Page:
AC 4625. But the societies of which the whole heaven (that is, the Grand Man) consists, are very numerous, and are more or less universal. The more universal are those to which an entire member, organ, or viscus, corresponds; and the less universal are those to which their parts, or parts of parts, correspond. Every society is an image of the whole, for that which is unanimous is composed of so many images of itself. As the more universal societies are images of the Grand Man, they have within them particular societies which correspond in a similar manner. I have sometimes spoken with those who in the society into which I was sent, belonged to the province of the lungs, of the heart, the face, the tongue, the ear, the eye, and also with those who belonged to the province of the nostrils, from which last it was also given me to know their character, namely, that they are perceptions, for they had a general perception of whatever happened in the society, but not so much in particular as have those who are in the province of the eye, for the latter discriminate and view those things which are matters of perception. It was further given me to observe that the perceptive power of the former varies in accordance with the general changes of state in the society in which they are.
AC 4626. When any spirit is approaching, even when he is far away and hidden from view, his presence (when the Lord gives Permission) is perceived from a certain spiritual sphere; and from this is known the quality of his life, of his affection, and of his faith. Angelic spirits, who are in a more exquisite perception, thereby know innumerable things respecting the state of his life and faith, as I have often witnessed. When it pleases the Lord these spheres are turned into odors, and the very odor is plainly smelt. The reason why these spheres are turned into odors is that odor corresponds to perception, and because perception is as it were spiritual odor, from which also odor descends. But see what has already been adduced from experience on these subjects; concerning spheres, (n. 1048, 1053, 1316, 1504-1519, 1695, 2401, 2489, 4464), concerning perception, (n. 483, 495, 503, 521, 536, 1383, 1384, 1388, 1391, 1397, 1398, 1504, 1640), and concerning the consequent odors, (n. 1514, 1517-1519, 1631, 3577).
AC 4627. Those however who relate to the interiors of the nostrils are in a more perfect state of Perception than those who relate to their exteriors. Concerning the former I may give the following account. I saw as it were a bath, with long seats or benches, and from it heat exhaled. A woman appeared there who soon vanished into a blackish cloud and I heard little children saying that they did not desire to be there. Soon afterwards I observed some angelic choirs, who were sent to me for the purpose of averting the endeavors of certain evil spirits; and then suddenly above the forehead there appeared little apertures, greater or less, through which a beautiful yellow light was shining; and in this light within the apertures I saw some women in a snowy radiance. There afterwards again appeared little apertures in a different arrangement, through which the women within were looking out; and again other little apertures through which the light did not so freely pass.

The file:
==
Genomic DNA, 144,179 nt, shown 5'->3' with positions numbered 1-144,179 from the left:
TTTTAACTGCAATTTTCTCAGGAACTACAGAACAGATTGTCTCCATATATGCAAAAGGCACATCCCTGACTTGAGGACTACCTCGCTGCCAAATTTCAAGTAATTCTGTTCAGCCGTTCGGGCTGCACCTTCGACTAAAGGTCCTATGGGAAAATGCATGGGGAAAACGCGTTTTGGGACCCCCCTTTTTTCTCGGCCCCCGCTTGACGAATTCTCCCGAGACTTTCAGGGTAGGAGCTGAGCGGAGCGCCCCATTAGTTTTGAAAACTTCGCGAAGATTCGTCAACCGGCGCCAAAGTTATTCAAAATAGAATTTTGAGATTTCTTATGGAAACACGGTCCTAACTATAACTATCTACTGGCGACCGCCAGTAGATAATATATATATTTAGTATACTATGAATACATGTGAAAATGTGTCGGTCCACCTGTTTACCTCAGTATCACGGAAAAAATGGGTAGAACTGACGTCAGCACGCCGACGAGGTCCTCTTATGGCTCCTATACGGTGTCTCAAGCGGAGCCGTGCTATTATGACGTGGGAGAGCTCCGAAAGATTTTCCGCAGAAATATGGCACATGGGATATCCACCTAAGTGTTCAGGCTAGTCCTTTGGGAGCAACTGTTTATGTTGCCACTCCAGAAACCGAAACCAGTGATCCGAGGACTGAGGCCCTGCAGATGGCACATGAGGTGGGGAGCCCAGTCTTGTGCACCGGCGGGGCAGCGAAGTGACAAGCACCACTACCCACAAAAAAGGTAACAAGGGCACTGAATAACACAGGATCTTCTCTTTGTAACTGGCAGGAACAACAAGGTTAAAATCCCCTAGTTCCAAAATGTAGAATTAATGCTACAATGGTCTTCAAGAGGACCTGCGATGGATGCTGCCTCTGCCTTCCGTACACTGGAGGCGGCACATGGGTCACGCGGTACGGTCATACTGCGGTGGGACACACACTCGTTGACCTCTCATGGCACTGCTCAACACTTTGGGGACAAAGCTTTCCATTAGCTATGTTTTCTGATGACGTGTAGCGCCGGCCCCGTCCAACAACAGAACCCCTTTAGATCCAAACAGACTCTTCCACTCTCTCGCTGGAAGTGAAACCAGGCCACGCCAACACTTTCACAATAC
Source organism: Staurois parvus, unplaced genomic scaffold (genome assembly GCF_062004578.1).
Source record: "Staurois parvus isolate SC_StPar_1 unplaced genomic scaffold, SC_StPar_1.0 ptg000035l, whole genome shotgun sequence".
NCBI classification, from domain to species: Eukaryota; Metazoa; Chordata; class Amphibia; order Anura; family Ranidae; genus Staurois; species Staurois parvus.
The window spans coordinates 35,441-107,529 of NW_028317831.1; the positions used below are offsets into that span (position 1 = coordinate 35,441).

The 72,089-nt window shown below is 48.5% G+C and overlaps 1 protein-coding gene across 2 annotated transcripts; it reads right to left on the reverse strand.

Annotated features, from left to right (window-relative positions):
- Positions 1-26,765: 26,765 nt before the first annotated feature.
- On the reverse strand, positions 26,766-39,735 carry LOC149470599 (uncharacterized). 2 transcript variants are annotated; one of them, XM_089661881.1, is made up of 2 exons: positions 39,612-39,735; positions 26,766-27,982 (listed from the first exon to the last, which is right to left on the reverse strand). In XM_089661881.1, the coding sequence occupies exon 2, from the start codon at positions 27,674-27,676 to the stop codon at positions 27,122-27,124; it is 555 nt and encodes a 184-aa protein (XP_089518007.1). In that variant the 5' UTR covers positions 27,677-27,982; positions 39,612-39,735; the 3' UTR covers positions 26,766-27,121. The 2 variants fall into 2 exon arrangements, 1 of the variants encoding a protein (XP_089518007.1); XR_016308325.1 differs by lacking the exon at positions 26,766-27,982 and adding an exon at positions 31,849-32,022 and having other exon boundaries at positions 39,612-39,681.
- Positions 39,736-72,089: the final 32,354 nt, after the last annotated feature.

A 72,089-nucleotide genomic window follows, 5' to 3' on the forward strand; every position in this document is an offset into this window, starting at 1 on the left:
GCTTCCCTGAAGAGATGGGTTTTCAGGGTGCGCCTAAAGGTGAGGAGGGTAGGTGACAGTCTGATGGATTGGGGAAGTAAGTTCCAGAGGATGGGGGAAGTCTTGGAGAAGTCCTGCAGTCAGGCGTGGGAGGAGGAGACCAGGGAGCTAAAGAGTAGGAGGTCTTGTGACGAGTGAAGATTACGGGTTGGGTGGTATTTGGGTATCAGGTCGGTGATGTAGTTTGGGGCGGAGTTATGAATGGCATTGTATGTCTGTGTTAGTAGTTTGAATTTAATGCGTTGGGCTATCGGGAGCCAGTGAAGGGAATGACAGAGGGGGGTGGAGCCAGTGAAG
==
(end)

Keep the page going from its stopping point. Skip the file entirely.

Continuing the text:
Finally I observed a bright white light, and was told that here were the abodes of those women who constitute the province of the internal nostrils (for they were of the female sex); and that the clear-sightedness of perception of those who are there, is represented in the world of spirits by such apertures. For the spiritual things in heaven are represented in the world of spirits by natural things, or rather by such things as are similar to those which are natural. It was afterwards given me to speak with them, and they said that through these representative apertures they can see with exactness what is being done below, and that the apertures appear turned to those societies which they are occupied in observing. And as they were then turned to me, they said that they could observe all the ideas of my thought, and also those of the people around me. They said moreover that they did not merely observe the ideas, but also saw them represented in many ways, as for instance those of the affection of good by correspondent little flames, and those of the affection of truth by variations of light. They added that they saw certain angelic societies with me, and their thoughts represented by objects of many colors, by crimson dyes such as we see on painted curtains, and also by the colors of the rainbow on a darker ground, and they said that they thus perceived those angelic societies to be of the province of the eye.
 Afterwards other spirits were seen who were cast down from thence and scattered about hither and thither, of whom they said that they were such as had insinuated themselves among them for the purpose of observing something, and of seeing what was going on below, but with an insidious purpose. This casting down was observed whenever angelic choirs approached and entered into conversation with me. As regards those who were cast down, they said that they relate to the mucus of the nostrils, and that they are dull and stupid, and also devoid of conscience, thus altogether devoid of interior perception. The woman who was seen signified such female ensnares. With these also it was given me to speak, and they expressed their surprise at anyone’s having conscience, being quite ignorant of what conscience is; and when I said that it is an interior perception of what is good and true, and that to act contrary to it causes anxiety, this they did not understand. Such are those who correspond to the mucus which infests the nostrils and is therefore ejected.